How the solar energy revolution is taking off in Brazil
During the day, the lighting in Morro da Babilônia favela, a lower-income community in Rio de Janeiro, came from the sun. At night, it came from the moon. When Ronaldo Batista’s mother arrived, that was how the place was lit.
Sixty-seven years after arriving in the favela, Batista and other neighbors are starting a movement to change this story. Their mission is to set up the first solar energy cooperative in a favela in Brazil.
A community-led cooperative
Thirty four families from Babilônia and the neighboring periphery, Chapéu Mangueira, formed the Percília e Lúcio solar cooperative. After six months of preparations, the cooperative started operations in September 2021.
Around 3,900 residents live in these two territories, near affluent communities such as Botafogo, Urca, Leme, and Copacabana neighborhoods. These are some of the most expensive square meters in the country (of up to USD $333,000 for a flat), and residents enjoy stable electricity and water. But in the favelas beside them, things are different.
When Batista arrived in Babilônia, there were no public services. Instead, the community had to push for water and electricity. They now say the solar energy cooperative opens a path to sustainable, reliable energy in the favelas.
"I like to be very correct, pay my bills on time, but (paying for) energy was becoming more and more impossible," Batista says of his reasons for starting the solar energy cooperative initiative.
Teaching new technology
Shared economy models such as solar cooperatives are very recent in the country, explains Andrigo Antoniolli, a researcher in distributed energy generation from the Strategic Research Group in Solar Energy of the Federal University of Santa Catarina (UFSC).
As this business model became more popular, some barriers emerged, Antoniolli added. For example, potential users in poor neighborhoods still don’t understand the technology very well. In Brazil, this kind of technology is more common in wealthy communities or big companies, the researcher said.
Cooperatives like Percília e Lúcio have training programs that can expand renewables to other favelas. But a large-scale expansion of solar will be complex, experts say, as companies have to overcome several barriers such as Brazilian bureaucracy and lack of investments.
For residents, the cooperative has helped to strengthen joint work between residents, reduce energy bills, and expand the debate on renewable energy for low-income people. It has also been a source of income, as residents are trained to install solar panels.
Solar energy, according to specialists, can contribute to cleaning Brazil’s dirty energy matrix. Not only is this a cleaner energy source, but it has also become a viable alternative for marginalized communities, who face a historical lag in services.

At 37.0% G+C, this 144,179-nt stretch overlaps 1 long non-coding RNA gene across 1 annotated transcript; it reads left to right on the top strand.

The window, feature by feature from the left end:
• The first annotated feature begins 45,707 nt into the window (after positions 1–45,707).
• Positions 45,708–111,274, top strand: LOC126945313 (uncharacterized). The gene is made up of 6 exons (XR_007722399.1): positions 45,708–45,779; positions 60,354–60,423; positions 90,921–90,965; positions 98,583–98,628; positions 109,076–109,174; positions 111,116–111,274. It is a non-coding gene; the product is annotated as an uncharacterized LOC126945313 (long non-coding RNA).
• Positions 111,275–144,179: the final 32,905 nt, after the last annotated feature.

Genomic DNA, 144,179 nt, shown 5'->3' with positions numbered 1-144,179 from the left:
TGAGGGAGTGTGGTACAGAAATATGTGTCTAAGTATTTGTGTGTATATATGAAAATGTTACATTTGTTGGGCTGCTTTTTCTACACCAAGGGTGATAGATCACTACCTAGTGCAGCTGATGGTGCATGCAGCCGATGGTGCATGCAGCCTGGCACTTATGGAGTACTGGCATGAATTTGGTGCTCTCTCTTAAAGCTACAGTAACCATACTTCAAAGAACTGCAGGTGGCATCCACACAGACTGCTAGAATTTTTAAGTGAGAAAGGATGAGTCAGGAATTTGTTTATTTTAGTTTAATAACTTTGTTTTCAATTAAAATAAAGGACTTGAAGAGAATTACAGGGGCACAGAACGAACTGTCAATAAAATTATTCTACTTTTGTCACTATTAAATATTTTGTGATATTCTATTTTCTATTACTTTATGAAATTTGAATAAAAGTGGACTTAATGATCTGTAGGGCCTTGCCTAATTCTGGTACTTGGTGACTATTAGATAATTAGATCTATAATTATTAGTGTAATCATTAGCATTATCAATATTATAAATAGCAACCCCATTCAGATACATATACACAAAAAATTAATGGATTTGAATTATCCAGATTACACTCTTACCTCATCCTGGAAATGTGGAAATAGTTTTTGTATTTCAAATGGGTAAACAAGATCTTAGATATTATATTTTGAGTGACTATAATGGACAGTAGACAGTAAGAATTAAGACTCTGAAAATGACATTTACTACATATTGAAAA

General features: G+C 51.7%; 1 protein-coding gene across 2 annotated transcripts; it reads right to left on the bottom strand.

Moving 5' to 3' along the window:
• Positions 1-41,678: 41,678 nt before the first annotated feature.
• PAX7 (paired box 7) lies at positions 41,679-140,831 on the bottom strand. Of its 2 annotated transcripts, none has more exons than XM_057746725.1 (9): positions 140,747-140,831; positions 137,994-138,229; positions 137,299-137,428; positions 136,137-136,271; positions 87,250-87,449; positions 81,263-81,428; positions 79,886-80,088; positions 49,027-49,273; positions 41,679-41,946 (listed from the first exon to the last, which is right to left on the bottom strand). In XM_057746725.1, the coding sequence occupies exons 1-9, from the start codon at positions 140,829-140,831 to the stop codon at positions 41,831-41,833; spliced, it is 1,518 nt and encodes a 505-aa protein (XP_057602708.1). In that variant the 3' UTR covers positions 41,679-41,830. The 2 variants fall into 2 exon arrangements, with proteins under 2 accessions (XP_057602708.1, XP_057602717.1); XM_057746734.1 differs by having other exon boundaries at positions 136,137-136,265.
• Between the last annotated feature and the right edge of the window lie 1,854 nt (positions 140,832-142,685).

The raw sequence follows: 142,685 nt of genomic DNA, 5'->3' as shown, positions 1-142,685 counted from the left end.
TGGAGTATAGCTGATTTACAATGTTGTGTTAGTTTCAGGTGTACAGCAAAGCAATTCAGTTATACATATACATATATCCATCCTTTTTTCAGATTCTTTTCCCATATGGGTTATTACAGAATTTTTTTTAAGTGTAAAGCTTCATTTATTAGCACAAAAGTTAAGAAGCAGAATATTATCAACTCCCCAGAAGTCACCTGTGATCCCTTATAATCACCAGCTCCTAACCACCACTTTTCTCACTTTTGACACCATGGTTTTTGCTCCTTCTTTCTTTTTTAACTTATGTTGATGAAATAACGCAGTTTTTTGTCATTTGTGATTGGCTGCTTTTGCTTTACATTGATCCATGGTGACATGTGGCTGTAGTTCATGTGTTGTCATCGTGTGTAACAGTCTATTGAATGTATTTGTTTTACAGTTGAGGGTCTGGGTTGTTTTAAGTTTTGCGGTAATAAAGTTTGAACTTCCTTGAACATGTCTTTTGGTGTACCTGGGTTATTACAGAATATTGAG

A broken system
The first houses on Morro da Babilônia appeared in Brazil's colonial period in the mid-16th century. But it was not until the 1920s that favelas gained ground in Rio de Janeiro, with around 60 residences. Only in the 1980s did the state begin guaranteeing energy, among other essential services, to the city's favelas, including Babilônia.
Power outages were frequent and often damaged the locals' electronic devices such as TVs and fans, said social worker Márcia Campos. “They say it’s a place of difficult access, an area of risk," she laments.
In 2020, without even having enough money to pay an electric bill, the Chapéu Mangueira and Babilônia favelas residents launched a coordinated funding campaign. They raised R $90,000 (US $19,000) to set up a solar energy plant in the community.
The plant is composed of 58 solar panels placed on the 177-square-meter roof of the Residents Association of Babilônia. The solar roof can generate 35,000 kWh annually, about enough electricity to light 35 houses.
The residents pay a monthly subsidy to the cooperative to cover the running and installation costs of the plant, but they still manage to cut their energy bills by around half. Batista, who lives in a house with his wife, saw his bill drop from R $300 to R $150.
"It's a little bit, but it's enough for the poor. The surplus is enough to buy rice and beans. It gives an extra helping hand inside my house,” he says.
Stefano Motta, a resident of Babilonia, has dreamed of the cooperative since he arrived in the favela in 2013. He recognizes the challenges ahead but says there are equally as many opportunities.
"We know that in our country there is no lack of sunshine and that there are several people without their basic needs met. People who come to me not knowing whether to buy food or pay an electricity bill. At the same time, there is the environmental dimension, which makes us proud to run the cooperative," says Motta.
"The favela in Brazil is a space of historical resistance. Such an initiative arising here has a symbolic value. It is putting our legacy alive. We want to show residents from other favelas that we can.”
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